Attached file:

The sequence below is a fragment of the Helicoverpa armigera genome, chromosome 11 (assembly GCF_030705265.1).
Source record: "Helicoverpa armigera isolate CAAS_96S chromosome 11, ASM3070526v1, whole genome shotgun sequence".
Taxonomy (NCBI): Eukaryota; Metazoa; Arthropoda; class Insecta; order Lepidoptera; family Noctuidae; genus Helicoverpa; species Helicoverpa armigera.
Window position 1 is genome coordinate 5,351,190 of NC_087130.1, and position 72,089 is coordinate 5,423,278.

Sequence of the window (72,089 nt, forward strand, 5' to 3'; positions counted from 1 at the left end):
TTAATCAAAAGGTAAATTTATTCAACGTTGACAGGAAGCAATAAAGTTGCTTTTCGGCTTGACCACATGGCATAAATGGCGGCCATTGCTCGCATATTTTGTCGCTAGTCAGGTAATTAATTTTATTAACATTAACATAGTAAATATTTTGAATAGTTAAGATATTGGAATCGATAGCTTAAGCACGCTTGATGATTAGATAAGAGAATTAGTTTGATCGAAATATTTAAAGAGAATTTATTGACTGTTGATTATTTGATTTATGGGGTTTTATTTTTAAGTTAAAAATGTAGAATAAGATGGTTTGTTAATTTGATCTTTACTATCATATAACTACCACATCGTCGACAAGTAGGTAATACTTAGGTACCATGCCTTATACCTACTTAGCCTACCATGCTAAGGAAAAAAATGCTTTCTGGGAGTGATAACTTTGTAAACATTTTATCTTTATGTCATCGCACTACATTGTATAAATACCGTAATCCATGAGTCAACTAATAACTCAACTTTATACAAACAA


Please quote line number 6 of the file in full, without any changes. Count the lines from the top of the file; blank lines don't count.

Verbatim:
TTAATCAAAAGGTAAATTTATTCAACGTTGACAGGAAGCAATAAAGTTGCTTTTCGGCTTGACCACATGGCATAAATGGCGGCCATTGCTCGCATATTTTGTCGCTAGTCAGGTAATTAATTTTATTAACATTAACATAGTAAATATTTTGAATAGTTAAGATATTGGAATCGATAGCTTAAGCACGCTTGATGATTAGATAAGAGAATTAGTTTGATCGAAATATTTAAAGAGAATTTATTGACTGTTGATTATTTGATTTATGGGGTTTTATTTTTAAGTTAAAAATGTAGAATAAGATGGTTTGTTAATTTGATCTTTACTATCATATAACTACCACATCGTCGACAAGTAGGTAATACTTAGGTACCATGCCTTATACCTACTTAGCCTACCATGCTAAGGAAAAAAATGCTTTCTGGGAGTGATAACTTTGTAAACATTTTATCTTTATGTCATCGCACTACATTGTATAAATACCGTAATCCATGAGTCAACTAATAACTCAACTTTATACAAACAA